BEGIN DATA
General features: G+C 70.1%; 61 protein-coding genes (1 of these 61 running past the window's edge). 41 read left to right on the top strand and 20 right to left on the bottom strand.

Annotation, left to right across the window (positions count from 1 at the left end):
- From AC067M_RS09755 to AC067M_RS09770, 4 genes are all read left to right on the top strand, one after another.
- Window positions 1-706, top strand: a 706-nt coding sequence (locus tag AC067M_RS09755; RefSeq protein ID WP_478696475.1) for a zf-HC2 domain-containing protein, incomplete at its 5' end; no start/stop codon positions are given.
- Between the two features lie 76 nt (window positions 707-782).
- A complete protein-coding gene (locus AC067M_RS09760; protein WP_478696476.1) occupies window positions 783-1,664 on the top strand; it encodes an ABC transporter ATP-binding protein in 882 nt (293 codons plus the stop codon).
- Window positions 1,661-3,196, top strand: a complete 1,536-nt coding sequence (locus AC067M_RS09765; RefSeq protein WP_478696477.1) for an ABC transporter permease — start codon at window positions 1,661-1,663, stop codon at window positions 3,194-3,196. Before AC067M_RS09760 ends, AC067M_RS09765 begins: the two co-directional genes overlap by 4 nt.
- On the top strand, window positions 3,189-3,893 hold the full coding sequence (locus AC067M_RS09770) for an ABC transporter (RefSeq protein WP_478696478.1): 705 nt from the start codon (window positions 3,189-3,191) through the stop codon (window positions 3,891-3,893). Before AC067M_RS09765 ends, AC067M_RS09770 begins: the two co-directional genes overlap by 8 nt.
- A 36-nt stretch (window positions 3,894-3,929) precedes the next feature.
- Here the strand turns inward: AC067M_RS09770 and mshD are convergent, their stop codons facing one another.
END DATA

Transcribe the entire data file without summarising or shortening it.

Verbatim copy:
General features: G+C 70.1%; 61 protein-coding genes (1 of these 61 running past the window's edge). 41 read left to right on the top strand and 20 right to left on the bottom strand.

Annotation, left to right across the window (positions count from 1 at the left end):
- From AC067M_RS09755 to AC067M_RS09770, 4 genes are all read left to right on the top strand, one after another.
- Window positions 1-706, top strand: a 706-nt coding sequence (locus tag AC067M_RS09755; RefSeq protein ID WP_478696475.1) for a zf-HC2 domain-containing protein, incomplete at its 5' end; no start/stop codon positions are given.
- Between the two features lie 76 nt (window positions 707-782).
- A complete protein-coding gene (locus AC067M_RS09760; protein WP_478696476.1) occupies window positions 783-1,664 on the top strand; it encodes an ABC transporter ATP-binding protein in 882 nt (293 codons plus the stop codon).
- Window positions 1,661-3,196, top strand: a complete 1,536-nt coding sequence (locus AC067M_RS09765; RefSeq protein WP_478696477.1) for an ABC transporter permease — start codon at window positions 1,661-1,663, stop codon at window positions 3,194-3,196. Before AC067M_RS09760 ends, AC067M_RS09765 begins: the two co-directional genes overlap by 4 nt.
- On the top strand, window positions 3,189-3,893 hold the full coding sequence (locus AC067M_RS09770) for an ABC transporter (RefSeq protein WP_478696478.1): 705 nt from the start codon (window positions 3,189-3,191) through the stop codon (window positions 3,891-3,893). Before AC067M_RS09765 ends, AC067M_RS09770 begins: the two co-directional genes overlap by 8 nt.
- A 36-nt stretch (window positions 3,894-3,929) precedes the next feature.
- Here the strand turns inward: AC067M_RS09770 and mshD are convergent, their stop codons facing one another.